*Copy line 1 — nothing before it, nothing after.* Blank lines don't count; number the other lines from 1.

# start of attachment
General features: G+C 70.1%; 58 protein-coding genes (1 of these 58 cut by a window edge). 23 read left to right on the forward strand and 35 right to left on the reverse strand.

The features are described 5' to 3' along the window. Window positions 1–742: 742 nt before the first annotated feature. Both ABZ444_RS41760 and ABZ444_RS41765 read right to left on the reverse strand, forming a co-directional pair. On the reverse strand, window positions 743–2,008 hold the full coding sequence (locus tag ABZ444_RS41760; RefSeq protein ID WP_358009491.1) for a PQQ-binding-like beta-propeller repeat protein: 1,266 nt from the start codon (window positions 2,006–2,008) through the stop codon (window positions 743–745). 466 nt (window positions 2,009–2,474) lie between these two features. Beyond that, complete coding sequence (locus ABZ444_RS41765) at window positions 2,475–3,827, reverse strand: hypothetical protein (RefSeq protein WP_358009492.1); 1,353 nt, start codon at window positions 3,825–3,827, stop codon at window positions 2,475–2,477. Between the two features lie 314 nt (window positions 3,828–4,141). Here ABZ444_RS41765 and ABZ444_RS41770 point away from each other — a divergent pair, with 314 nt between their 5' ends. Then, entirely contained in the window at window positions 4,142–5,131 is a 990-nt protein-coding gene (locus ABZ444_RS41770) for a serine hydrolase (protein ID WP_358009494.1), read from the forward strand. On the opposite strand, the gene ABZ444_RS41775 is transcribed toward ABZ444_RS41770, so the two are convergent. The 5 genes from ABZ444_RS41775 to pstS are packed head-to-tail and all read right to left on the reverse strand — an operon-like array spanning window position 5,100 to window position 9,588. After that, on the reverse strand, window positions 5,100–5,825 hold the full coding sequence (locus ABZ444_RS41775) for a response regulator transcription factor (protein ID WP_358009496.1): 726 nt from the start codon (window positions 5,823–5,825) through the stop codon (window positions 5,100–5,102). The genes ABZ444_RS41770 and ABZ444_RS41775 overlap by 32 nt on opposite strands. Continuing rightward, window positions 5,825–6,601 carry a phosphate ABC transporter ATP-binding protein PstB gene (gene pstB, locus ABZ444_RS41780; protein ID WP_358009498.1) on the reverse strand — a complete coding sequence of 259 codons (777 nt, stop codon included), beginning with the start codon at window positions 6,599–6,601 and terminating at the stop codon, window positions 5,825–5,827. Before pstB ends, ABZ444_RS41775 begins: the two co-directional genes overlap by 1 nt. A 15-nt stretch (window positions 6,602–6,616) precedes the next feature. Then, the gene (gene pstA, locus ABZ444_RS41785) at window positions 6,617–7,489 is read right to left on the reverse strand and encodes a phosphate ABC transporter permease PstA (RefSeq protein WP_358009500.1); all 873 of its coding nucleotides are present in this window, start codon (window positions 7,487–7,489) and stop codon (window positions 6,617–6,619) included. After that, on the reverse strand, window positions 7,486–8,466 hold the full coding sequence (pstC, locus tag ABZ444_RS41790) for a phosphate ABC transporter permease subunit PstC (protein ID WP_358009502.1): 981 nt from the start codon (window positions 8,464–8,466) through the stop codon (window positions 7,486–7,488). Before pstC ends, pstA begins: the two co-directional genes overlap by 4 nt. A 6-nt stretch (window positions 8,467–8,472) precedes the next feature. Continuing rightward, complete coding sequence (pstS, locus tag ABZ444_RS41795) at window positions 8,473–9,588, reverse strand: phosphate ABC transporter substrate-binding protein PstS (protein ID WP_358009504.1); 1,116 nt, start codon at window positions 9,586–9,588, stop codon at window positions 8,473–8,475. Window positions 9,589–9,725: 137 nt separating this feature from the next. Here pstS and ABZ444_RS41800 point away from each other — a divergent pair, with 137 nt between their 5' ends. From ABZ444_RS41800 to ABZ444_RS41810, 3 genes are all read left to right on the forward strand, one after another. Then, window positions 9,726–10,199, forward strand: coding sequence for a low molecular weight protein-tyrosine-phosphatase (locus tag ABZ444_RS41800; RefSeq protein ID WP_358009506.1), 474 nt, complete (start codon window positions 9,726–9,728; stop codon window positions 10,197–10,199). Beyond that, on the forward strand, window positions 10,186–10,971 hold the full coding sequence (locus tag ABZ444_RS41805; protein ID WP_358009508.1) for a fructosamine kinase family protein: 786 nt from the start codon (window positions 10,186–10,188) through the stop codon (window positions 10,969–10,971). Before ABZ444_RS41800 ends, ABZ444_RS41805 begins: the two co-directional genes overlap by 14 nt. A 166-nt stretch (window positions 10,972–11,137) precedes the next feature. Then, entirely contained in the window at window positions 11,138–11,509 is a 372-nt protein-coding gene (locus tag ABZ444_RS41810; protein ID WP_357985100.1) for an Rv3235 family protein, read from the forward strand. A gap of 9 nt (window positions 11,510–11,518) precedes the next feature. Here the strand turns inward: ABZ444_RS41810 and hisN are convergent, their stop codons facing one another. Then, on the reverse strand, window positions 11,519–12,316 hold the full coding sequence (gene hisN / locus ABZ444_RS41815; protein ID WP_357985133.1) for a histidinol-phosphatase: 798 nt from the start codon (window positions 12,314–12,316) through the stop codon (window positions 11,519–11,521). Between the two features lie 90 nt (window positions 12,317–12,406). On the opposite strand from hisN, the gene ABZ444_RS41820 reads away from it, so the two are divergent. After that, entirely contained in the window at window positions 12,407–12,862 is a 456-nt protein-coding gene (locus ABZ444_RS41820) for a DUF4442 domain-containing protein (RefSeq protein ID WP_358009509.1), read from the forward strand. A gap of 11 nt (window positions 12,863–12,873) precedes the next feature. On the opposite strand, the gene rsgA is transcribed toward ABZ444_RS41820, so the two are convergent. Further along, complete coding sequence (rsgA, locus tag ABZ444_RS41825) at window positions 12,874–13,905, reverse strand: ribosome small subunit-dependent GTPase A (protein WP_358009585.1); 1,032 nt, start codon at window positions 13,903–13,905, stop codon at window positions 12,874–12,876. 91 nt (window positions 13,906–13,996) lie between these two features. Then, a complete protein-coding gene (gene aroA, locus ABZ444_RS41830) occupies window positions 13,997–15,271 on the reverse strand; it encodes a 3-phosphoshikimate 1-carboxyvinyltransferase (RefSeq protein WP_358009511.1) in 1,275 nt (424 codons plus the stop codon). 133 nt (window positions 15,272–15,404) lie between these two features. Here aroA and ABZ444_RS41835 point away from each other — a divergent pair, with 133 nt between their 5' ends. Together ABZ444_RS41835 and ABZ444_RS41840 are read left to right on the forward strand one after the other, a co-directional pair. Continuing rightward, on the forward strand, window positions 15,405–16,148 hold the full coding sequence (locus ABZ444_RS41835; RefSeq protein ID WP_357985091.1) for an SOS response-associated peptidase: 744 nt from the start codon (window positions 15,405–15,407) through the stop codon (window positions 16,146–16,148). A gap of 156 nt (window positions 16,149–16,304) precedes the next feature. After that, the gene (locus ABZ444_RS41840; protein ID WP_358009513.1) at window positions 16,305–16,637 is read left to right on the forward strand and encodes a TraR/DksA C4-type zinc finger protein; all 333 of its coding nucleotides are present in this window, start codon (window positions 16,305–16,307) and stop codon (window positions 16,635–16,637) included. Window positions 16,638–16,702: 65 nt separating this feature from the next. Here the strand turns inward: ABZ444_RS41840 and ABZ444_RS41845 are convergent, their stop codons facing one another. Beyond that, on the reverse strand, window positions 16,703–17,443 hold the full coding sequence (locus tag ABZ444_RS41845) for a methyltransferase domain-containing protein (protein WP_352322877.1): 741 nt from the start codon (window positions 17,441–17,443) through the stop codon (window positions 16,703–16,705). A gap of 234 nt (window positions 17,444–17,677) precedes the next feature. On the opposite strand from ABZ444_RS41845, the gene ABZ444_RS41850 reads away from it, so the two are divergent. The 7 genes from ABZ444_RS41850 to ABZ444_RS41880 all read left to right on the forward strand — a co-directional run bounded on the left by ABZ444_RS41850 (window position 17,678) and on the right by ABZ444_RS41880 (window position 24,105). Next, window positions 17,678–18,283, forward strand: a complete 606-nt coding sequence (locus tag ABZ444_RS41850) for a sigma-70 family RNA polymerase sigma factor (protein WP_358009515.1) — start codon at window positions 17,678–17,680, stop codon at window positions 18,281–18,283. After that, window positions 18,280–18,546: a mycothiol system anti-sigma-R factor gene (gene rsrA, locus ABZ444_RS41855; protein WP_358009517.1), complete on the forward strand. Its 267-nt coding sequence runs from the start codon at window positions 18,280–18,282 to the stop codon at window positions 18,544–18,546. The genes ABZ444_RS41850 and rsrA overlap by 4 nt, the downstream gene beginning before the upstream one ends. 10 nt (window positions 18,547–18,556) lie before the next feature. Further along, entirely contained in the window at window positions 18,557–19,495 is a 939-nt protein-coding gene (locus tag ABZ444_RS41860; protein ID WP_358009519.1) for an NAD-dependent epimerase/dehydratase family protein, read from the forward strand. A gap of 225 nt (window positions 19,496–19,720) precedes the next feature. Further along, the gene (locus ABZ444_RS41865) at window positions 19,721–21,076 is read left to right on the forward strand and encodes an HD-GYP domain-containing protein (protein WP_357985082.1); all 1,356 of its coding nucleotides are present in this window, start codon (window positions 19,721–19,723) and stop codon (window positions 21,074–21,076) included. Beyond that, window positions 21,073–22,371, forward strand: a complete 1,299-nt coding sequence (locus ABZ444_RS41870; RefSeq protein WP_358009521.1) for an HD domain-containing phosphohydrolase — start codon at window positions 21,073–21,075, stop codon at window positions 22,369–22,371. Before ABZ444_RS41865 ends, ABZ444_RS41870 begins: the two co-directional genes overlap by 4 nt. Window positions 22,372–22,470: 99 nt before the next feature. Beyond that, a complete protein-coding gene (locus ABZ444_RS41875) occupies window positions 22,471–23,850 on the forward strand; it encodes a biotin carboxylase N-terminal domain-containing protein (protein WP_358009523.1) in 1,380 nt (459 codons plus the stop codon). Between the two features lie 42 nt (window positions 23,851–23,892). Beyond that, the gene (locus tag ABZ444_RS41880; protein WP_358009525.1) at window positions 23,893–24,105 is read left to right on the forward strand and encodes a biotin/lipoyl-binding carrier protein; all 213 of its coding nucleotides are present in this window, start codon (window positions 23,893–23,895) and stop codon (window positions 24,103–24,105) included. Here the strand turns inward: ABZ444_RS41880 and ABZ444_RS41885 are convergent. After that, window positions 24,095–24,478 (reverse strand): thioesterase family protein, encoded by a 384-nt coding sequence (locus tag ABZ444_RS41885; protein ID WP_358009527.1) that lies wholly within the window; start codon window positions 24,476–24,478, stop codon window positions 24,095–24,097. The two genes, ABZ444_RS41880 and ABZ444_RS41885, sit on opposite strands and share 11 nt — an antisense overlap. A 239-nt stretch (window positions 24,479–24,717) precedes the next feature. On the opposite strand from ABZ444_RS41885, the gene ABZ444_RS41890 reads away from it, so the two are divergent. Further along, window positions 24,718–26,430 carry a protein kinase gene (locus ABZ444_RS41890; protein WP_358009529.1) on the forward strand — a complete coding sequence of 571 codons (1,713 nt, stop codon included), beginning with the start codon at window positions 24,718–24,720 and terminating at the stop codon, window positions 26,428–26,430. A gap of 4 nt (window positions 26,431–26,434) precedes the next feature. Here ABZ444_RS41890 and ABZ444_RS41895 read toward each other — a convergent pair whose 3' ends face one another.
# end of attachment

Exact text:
General features: G+C 70.1%; 58 protein-coding genes (1 of these 58 cut by a window edge). 23 read left to right on the forward strand and 35 right to left on the reverse strand.